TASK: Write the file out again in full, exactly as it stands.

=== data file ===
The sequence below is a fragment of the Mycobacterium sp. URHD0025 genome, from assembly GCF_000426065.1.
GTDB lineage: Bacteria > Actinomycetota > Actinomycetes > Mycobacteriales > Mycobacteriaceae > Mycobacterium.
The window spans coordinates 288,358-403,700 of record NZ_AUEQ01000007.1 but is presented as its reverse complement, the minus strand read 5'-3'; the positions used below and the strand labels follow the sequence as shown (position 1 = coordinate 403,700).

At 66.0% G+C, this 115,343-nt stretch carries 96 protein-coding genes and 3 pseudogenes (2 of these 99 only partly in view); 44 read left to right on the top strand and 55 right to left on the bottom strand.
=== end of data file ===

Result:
The sequence below is a fragment of the Mycobacterium sp. URHD0025 genome, from assembly GCF_000426065.1.
GTDB lineage: Bacteria > Actinomycetota > Actinomycetes > Mycobacteriales > Mycobacteriaceae > Mycobacterium.
The window spans coordinates 288,358-403,700 of record NZ_AUEQ01000007.1 but is presented as its reverse complement, the minus strand read 5'-3'; the positions used below and the strand labels follow the sequence as shown (position 1 = coordinate 403,700).

At 66.0% G+C, this 115,343-nt stretch carries 96 protein-coding genes and 3 pseudogenes (2 of these 99 only partly in view); 44 read left to right on the top strand and 55 right to left on the bottom strand.